Saturday, July 21, 2007
By Deanna Wheeler
Lake Sun Leader
Lake Sun Leader
As the Kansas City Chiefs take the field in a little less than six weeks, scan the team for a local Camdenton High School graduate. No, not dressed in full football pads and the blazing red and yellow jersey, but on the sidelines as part of the 2007-2008 cheerleading squad.
'I think people are going to be really surprised when they know that I'm on the team,' said Sarah Osborne, known as Sarah Hymes when she was a student at Camdenton.
The 1998 graduate was a tomboy, she said, more involved in scoring points in basketball and volleyball and what the Football Lakers were doing on the gridiron, than cheering for the team
'The last thing I thought in high school is that I would be a cheerleader. I was just way too involved at the other end of the sport,' Osborne said.
As a sophomore at University of Central Missouri in Warrensburg, Mo., a friend talked her into trying out for the cheerleading team.
'I kept telling her it wasn't for me, that I was so used to being cheered on there was no way I could just switch sides like that,' she said. 'She essentially challenged me. I went with her to the tryouts and made the team for the basketball season.'
At her first practices she found out first hand what the other side was like.
It was a challenge, she said of her first year. Not only does each girl have to be athletic but flexible and coordinated as well.
Her first year on the Missouri team ended up being her last, when she was dropped out of a stunt and tore a ligament in her knee.
Cut to a few years later and Osborne has a degree in actuarial science and works for an insurance company in Kansas City. She and her husband have season tickets to the Chiefs, were her love of football continued to play a big role in her life.
'I always tell people it was my upbringing in Camdenton,' she said. 'I just grew up a huge football fan and there is nothing like cheering on the Chiefs. It's great.'
After a while, Osborne started picturing herself on the sidelines.
'I just thought, 'Maybe I could do that.'' she said.
But a few years went by before Osborne worked up the nerve to tryout.
It was part of her New Year's resolution. First, she started taking weekly dance classes to compete against the women who have been dancing most of their lives.
'It's such a grueling process,' she said. 'I have never danced before so knew I wasn't prepared for that. But in March they held clinics every week so you could see what you needed to know for the tryouts, and they are judging everything.'
There were three cuts on the first day of try outs alone. The women left standing made the try out squad.
From there, she went on to boot camp and conditioning, team building, interview practices, and glamour classes, along with general practices to learn the routine for the final try out.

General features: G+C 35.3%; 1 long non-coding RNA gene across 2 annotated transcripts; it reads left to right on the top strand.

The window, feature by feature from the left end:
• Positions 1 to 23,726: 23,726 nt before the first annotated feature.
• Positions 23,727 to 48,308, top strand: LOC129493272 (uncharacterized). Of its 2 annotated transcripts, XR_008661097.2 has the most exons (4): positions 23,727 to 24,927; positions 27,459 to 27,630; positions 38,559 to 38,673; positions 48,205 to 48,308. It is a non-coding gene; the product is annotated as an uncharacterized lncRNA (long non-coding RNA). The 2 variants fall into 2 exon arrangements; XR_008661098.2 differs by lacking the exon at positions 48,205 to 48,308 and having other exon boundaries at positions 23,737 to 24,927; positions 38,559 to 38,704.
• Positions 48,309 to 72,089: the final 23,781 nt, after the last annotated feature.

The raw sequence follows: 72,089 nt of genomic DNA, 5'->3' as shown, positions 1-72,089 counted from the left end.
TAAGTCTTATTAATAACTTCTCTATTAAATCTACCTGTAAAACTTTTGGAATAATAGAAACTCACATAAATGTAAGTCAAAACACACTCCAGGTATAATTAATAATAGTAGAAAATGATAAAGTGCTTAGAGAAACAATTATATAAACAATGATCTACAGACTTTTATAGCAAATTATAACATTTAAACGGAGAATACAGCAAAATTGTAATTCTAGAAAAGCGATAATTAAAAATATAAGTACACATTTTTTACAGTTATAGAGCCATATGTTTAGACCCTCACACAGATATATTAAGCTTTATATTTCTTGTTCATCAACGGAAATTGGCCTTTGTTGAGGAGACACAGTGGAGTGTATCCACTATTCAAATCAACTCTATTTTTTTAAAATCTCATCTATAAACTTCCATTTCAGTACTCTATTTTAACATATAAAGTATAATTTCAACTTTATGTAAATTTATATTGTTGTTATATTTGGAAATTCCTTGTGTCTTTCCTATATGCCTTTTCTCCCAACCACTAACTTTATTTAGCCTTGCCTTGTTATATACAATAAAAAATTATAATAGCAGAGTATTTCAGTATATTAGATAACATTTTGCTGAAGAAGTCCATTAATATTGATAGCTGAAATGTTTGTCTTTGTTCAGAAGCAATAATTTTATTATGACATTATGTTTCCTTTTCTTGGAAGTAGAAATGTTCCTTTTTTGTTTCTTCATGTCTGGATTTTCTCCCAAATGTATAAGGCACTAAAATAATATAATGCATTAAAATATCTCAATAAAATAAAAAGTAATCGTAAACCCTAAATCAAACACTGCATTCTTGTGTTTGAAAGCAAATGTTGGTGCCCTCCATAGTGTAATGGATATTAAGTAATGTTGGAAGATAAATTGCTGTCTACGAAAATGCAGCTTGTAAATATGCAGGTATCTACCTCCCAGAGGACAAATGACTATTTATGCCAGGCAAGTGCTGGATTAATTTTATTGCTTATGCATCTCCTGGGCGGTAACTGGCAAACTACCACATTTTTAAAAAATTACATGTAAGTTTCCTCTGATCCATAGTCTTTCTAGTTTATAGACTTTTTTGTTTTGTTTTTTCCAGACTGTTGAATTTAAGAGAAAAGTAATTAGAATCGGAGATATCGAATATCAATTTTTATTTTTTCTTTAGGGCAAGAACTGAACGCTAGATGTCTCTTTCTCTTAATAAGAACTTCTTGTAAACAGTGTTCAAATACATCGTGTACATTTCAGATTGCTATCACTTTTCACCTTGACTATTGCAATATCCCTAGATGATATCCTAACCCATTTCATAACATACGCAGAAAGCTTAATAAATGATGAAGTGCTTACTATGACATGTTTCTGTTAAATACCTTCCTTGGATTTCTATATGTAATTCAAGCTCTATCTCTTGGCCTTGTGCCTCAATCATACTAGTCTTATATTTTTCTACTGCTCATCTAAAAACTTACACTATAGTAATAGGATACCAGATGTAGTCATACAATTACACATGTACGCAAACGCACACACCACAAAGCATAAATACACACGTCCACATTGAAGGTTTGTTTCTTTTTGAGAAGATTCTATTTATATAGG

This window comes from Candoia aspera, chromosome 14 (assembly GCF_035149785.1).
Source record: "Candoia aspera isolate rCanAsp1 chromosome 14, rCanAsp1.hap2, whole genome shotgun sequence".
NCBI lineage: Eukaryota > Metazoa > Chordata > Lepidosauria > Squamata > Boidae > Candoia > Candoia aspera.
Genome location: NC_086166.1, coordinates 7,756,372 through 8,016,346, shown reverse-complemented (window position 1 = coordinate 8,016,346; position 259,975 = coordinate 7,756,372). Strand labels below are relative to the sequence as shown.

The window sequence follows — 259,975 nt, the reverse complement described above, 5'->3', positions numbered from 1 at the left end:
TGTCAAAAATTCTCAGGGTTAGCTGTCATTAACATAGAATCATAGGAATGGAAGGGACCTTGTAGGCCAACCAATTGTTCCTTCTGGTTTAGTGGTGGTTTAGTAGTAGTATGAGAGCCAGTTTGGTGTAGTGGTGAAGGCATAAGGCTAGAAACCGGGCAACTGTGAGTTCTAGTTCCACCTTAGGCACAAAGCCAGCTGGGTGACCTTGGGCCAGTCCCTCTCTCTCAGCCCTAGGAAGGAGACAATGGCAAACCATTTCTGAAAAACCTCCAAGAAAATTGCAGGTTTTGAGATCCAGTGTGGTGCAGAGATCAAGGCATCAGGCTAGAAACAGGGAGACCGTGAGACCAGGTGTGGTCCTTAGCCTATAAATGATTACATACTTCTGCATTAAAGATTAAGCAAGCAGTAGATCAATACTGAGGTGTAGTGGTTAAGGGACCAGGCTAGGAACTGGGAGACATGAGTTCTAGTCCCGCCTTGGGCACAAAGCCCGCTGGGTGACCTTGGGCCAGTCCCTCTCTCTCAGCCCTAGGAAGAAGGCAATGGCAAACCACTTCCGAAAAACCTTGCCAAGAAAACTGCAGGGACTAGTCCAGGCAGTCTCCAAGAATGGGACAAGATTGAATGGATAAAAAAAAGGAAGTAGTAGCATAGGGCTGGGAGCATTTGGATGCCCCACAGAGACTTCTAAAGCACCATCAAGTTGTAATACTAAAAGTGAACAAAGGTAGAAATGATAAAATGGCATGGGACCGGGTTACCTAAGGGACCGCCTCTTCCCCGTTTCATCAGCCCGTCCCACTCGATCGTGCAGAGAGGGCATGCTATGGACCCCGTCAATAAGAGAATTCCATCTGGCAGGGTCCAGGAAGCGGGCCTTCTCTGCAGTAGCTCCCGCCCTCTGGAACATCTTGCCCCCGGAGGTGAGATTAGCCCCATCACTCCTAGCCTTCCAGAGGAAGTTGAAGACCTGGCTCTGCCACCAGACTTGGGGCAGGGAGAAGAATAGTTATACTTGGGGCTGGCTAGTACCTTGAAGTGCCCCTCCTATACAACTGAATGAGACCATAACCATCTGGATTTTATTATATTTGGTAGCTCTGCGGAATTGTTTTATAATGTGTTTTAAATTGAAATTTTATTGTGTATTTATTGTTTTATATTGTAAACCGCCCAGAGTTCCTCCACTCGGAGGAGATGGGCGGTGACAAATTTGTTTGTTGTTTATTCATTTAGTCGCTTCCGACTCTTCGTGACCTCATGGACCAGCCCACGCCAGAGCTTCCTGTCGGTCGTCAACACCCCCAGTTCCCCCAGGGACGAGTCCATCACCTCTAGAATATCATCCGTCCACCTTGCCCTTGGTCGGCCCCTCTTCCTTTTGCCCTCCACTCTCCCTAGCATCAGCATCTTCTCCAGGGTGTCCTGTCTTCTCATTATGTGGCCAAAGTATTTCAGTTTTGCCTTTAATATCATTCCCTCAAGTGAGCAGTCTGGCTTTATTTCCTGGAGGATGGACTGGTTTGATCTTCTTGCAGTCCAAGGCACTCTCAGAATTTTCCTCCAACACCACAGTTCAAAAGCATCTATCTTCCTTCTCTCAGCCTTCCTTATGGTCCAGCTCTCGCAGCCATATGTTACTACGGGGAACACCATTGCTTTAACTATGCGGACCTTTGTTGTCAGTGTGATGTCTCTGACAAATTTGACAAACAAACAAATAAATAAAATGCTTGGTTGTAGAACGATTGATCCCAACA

There was also a talent show that included singing.
'That was new this year. I have never sang before, much less in front of people,' she said. 'So it was a completely new experience for me to sing in front of 900 people who attended the talent show.'
The very next day was the semi-finals.
'It's a whole day-thing. The judges are watching every move,' she said. 'You have to act energized all day and have a good attitude, meanwhile you are nervous and trying not to mess up.'
Osborne made it through the semi-finals and through final try outs the next day to become a rookie cheerleader for the 2007-2008 team.
'It's hard to explain,' she said. 'It's such an amazing opportunity. I am so grateful.'
The cheerleaders do more than just cheer and dance, Osborne explained. Community appearances and charity events are regularly scheduled in their week. The team also is responsible for the Junior Chiefs Cheerleader Program, a program for youths of all ages and ability levels that gives them the opportunity to perform at two Chiefs' games.
'Part of the standard is to look glamorous and all-American, but that's such a small part. We are all intelligent women,' she said. 'This isn't anyone's full-time job, we all have full-time jobs outside the Chiefs. We are doing this because we want to and because we want to be better people.'
Osborne already has one performance under her belt at the Chiefs' mini-camp.
'We performed in front of 15,000 people, not as many as a normal home game, but it was still just an amazing experience to run out of the tunnel for the first time wearing the uniform. It's such a rush to do that,' she said.
When it came time for the photographs for the team calendar, the team headed to the lake where Osborne was the unofficial tour guide and was able to show the women around her old stomping grounds.
'When we weren't taking pictures, we got to do fun things and I could show them around. We went out wakeboarding one day and putt-putting another, it was so much fun,' she said. 'The girls got to see me as a Laker-at-heart.'
In November, Osborne takes her seventh actuary exam, leaving her with one more test to take before becoming fully licensed.